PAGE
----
As we were actually staying in an historic home, the other thing I realized was that I don't really need historical transportation storage for my clothes. Lugging trunks and whatnot isn't really necessary with an event like this. The young girl I was interpreting lived in the home and probably never really traveled outside of her town. All of her things would have fit nicely into the storage in her room and not in seven trunks and a portmanteau. This doesn't negate my still wanting some portmanteaus, mind you, but I don't think they are needed in this context. 

I packed my clothing into my (very modern and awesomely collapsible) Thirty One bags and you know what? It was pretty great. I was able to unpack and fold up my bags and leave them in the car/in the storage closet with no signs that I was not a native inhabitant of that house. In another context a portable chest of drawers or even a portmanteau would work, but for me this time it was nice to keep my furniture carrying weight down and still have wardrobe choices available. 

I would have liked some pegs, but we made do with
bed rails and drawers.
Aside from the physical prepping for the event, I don't want to forget to mention the mental preparation. The young girl whom I was portraying for this scenario had but a few lines which made mention of her in Mr. Martin's journal, leaving me to form deductions regarding her character from what few details I had. This led me to scouring other sources for mention of similar young ladies so that I might draw from them something to be known of her, but also drawing from the vast expanse of the human experience. Overall, she was a flighty thing with not too much deep thought of the troubles around her apart from the fact that they inhibited her own experience and desires. Which, I actually think is fair.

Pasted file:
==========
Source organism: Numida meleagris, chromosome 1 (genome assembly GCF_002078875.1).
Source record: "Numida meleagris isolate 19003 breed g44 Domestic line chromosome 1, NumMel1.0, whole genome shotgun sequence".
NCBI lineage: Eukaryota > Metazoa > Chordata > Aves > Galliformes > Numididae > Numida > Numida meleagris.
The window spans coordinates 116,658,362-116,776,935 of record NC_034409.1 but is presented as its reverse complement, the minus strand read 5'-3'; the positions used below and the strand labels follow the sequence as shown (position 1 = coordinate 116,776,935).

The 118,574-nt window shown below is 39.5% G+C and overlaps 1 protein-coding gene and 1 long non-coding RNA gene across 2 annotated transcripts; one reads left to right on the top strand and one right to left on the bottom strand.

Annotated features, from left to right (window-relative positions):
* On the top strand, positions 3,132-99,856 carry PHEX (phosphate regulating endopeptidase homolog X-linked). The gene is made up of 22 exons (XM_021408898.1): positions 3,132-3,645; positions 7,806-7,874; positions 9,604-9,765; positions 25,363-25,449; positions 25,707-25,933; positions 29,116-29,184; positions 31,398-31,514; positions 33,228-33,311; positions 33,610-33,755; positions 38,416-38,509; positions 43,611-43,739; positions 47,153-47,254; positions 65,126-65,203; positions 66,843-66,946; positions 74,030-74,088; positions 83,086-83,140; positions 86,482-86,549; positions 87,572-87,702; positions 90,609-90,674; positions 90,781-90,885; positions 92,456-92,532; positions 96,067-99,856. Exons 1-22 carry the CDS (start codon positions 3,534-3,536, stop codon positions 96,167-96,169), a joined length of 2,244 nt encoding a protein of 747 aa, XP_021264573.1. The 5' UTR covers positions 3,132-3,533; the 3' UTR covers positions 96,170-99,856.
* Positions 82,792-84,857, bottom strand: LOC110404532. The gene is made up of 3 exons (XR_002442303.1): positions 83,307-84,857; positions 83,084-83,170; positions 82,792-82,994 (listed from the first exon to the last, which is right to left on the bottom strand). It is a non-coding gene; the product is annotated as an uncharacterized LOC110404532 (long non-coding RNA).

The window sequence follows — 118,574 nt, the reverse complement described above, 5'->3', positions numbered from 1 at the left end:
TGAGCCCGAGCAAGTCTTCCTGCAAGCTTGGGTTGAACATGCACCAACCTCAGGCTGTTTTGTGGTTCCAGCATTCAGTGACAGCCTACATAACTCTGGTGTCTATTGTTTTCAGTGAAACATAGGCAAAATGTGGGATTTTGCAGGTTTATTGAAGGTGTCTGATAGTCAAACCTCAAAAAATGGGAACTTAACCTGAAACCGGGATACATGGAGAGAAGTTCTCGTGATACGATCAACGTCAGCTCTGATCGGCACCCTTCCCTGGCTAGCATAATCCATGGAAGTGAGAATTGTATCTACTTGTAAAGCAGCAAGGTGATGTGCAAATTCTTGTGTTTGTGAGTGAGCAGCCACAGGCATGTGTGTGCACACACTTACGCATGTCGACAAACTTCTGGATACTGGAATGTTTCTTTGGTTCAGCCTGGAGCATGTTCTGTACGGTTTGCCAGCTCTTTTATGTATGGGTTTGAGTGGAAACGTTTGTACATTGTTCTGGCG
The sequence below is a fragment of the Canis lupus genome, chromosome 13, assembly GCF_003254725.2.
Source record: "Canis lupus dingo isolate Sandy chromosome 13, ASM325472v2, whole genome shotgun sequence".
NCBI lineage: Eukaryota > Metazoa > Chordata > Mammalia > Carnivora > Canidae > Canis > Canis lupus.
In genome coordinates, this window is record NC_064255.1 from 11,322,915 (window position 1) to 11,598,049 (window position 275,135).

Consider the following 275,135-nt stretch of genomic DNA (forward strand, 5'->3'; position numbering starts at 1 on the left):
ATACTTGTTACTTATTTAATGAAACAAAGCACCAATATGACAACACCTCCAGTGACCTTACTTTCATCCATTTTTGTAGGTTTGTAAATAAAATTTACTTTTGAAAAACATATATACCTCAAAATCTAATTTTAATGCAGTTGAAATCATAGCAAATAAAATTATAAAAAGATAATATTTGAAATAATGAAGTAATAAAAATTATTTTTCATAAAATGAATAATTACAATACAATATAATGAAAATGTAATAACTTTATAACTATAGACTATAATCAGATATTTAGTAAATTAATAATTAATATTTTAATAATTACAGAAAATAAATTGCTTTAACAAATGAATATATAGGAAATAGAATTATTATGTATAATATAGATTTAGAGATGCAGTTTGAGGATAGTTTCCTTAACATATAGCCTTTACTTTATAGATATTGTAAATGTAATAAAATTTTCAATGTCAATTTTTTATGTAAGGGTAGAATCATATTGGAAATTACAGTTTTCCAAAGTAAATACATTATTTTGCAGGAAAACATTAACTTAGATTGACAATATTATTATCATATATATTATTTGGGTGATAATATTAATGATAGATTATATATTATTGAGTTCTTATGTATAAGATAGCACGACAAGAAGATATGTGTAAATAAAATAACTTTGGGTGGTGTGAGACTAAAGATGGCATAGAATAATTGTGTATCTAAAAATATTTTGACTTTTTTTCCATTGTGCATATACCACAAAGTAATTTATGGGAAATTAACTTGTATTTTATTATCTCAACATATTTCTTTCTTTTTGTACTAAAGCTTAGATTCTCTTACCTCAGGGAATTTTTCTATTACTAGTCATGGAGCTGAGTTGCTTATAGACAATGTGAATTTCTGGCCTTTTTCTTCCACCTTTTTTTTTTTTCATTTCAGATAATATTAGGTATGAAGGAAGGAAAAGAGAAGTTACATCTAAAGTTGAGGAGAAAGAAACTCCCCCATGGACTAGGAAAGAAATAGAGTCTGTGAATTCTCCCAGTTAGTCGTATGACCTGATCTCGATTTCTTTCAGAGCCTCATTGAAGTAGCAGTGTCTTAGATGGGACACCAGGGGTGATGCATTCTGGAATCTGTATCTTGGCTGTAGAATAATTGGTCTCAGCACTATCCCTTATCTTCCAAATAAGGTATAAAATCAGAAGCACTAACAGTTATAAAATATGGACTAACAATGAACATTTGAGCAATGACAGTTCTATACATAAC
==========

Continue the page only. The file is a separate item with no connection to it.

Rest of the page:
Preparing for this experience really caused me to focus not on those items of fact from the period which "we should know" but rather the ones which we shouldn't. So many of us, even today, have but a vague understanding of the political atmosphere and a very narrow scope of fields in which we are truly knowledgeable. I think it is important that we do not forget that people of the past were probably much the same way. A young twenty-something in a small town with a mean education may not be particularly tuned in with why things are the way they are, only that she dislikes the effects of things as they are. Her personality might also change how she approaches the world around her. So much affects the people we are and to what we pay attention.

This can be liberating in first person. I don't have to know super important battle details by rote. I might have heard of such and such a battle or such and such a person- but perhaps not in detail. How much would I truly know of army life? Probably little, but I might be rather inquisitive of the soldiers to find out. I think sometimes we make first person more than it is by feeling the need to know too much. It is key to know what it is we do not know.